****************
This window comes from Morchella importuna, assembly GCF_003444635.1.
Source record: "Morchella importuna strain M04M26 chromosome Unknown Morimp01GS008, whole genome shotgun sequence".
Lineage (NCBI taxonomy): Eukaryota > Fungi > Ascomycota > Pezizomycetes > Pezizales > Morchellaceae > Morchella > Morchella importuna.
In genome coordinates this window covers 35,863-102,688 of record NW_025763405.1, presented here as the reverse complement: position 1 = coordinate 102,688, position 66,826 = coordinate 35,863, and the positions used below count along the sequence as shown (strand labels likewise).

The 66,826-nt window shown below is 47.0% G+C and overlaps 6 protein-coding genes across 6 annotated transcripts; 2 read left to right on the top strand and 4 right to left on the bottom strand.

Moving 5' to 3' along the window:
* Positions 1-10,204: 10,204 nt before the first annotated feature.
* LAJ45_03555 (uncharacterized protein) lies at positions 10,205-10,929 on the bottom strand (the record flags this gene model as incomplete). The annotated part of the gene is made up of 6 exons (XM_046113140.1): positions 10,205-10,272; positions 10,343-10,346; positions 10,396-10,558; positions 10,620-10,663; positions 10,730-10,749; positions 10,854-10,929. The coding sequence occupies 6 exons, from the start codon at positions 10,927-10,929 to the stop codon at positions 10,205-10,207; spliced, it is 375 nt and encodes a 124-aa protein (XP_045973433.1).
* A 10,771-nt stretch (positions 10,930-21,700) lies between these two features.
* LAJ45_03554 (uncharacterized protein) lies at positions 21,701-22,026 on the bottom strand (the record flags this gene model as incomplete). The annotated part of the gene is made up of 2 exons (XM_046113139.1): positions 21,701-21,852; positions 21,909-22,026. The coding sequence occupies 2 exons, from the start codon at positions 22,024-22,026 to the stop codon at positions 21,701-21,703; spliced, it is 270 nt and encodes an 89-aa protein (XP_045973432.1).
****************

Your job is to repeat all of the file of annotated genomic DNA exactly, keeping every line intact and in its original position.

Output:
This window comes from Morchella importuna, assembly GCF_003444635.1.
Source record: "Morchella importuna strain M04M26 chromosome Unknown Morimp01GS008, whole genome shotgun sequence".
Lineage (NCBI taxonomy): Eukaryota > Fungi > Ascomycota > Pezizomycetes > Pezizales > Morchellaceae > Morchella > Morchella importuna.
In genome coordinates this window covers 35,863-102,688 of record NW_025763405.1, presented here as the reverse complement: position 1 = coordinate 102,688, position 66,826 = coordinate 35,863, and the positions used below count along the sequence as shown (strand labels likewise).

The 66,826-nt window shown below is 47.0% G+C and overlaps 6 protein-coding genes across 6 annotated transcripts; 2 read left to right on the top strand and 4 right to left on the bottom strand.

Moving 5' to 3' along the window:
* Positions 1-10,204: 10,204 nt before the first annotated feature.
* LAJ45_03555 (uncharacterized protein) lies at positions 10,205-10,929 on the bottom strand (the record flags this gene model as incomplete). The annotated part of the gene is made up of 6 exons (XM_046113140.1): positions 10,205-10,272; positions 10,343-10,346; positions 10,396-10,558; positions 10,620-10,663; positions 10,730-10,749; positions 10,854-10,929. The coding sequence occupies 6 exons, from the start codon at positions 10,927-10,929 to the stop codon at positions 10,205-10,207; spliced, it is 375 nt and encodes a 124-aa protein (XP_045973433.1).
* A 10,771-nt stretch (positions 10,930-21,700) lies between these two features.
* LAJ45_03554 (uncharacterized protein) lies at positions 21,701-22,026 on the bottom strand (the record flags this gene model as incomplete). The annotated part of the gene is made up of 2 exons (XM_046113139.1): positions 21,701-21,852; positions 21,909-22,026. The coding sequence occupies 2 exons, from the start codon at positions 22,024-22,026 to the stop codon at positions 21,701-21,703; spliced, it is 270 nt and encodes an 89-aa protein (XP_045973432.1).